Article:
When you purchase a Razer product, you can usually expect one of two things. Firstly, you’ll tell your friends about it, who will then question where you got the money to afford a Razer product, and secondly, you’ll wonder if all the neon light spilling out of your keyboard is all that necessary.
Razer has a reputation for putting lights on a range of different PC peripherals and while we can’t speak to the, uh, weirdly diverse range of products they’ve made over the years, having any kind of green light on a PC-related item is usually enough to know that it’s made by Razer. Such is the case with a new pre-paid credit card the company’s producing which also lights up green. It’s a design choice that’s both profoundly dumb but… still a little cool.
Green with envy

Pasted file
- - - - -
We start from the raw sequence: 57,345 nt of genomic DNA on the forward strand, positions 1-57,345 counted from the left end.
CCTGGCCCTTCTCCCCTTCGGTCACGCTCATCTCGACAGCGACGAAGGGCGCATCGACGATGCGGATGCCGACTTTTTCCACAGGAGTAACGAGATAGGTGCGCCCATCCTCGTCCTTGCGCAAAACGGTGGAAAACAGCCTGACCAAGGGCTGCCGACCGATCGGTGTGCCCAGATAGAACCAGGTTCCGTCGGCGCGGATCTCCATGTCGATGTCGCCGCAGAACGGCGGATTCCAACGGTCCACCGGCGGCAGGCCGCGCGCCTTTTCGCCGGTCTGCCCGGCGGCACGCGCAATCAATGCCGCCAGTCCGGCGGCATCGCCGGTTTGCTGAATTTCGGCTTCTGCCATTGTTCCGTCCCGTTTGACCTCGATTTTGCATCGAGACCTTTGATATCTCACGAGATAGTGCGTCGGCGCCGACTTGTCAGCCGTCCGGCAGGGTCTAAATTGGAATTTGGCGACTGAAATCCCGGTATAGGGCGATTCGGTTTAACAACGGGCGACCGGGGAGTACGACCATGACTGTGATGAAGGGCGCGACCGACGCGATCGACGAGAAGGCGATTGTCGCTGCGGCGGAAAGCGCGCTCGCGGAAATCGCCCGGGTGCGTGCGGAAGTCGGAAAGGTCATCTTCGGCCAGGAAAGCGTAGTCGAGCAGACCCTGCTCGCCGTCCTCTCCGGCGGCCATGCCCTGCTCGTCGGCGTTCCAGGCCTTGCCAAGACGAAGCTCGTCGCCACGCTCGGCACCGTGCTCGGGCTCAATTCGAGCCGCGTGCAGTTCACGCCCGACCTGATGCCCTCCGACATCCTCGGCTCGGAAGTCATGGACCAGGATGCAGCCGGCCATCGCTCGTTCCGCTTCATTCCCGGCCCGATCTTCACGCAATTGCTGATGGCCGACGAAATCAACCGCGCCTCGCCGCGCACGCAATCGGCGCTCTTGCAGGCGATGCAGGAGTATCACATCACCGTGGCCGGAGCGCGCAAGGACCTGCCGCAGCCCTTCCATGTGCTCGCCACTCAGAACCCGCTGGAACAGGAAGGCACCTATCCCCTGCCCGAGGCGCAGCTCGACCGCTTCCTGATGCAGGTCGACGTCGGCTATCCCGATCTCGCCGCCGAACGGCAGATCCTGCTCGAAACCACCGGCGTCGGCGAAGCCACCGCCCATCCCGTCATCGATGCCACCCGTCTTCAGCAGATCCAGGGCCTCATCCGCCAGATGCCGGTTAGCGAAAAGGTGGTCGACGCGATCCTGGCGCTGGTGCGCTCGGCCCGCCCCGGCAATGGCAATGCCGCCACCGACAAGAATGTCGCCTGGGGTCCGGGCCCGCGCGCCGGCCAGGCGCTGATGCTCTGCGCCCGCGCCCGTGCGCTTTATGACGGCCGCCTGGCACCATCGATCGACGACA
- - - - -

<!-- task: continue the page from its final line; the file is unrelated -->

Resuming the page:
Look, we’re the first to admit that going out of your way to buy a pre-paid credit card that features the Razer logo lighting up every time you pay for something is ridiculous. But if you’re one of the few folks that has fashioned your entire aesthetic around Razer’s traditional black and green branding (which you hopefully aren’t) there are some benefits.
Using the card to pay for things can net you some “unique gamified rewards”. Which sounds like a load of nonsense but Razer wants everyone to know that the system in place lets users to, “track, score, and redeem rewards based on tasks and everyday transactions”, according to The Verge. Using the card on Razer’s online store nets users a 10% discount on whatever they purchase and an opportunity to redeem “up to $2,000 worth of Razer gear and free card upgrades.” It’s anyone’s guess what those rewards may be, but they’ll probably light up. Green, of course.
The card will work with Razer’s own e-wallet app that’s currently only available in Singapore and Malaysia. Which is fitting given that the card is still in beta and only available in Singapore to the first 1,337 people who sign up to try it. Just as well, we doubt folks in South Africa are rushing to pick up a Razer-branded credit card. Unless they’re really, really into the brand.
(Source: The Verge)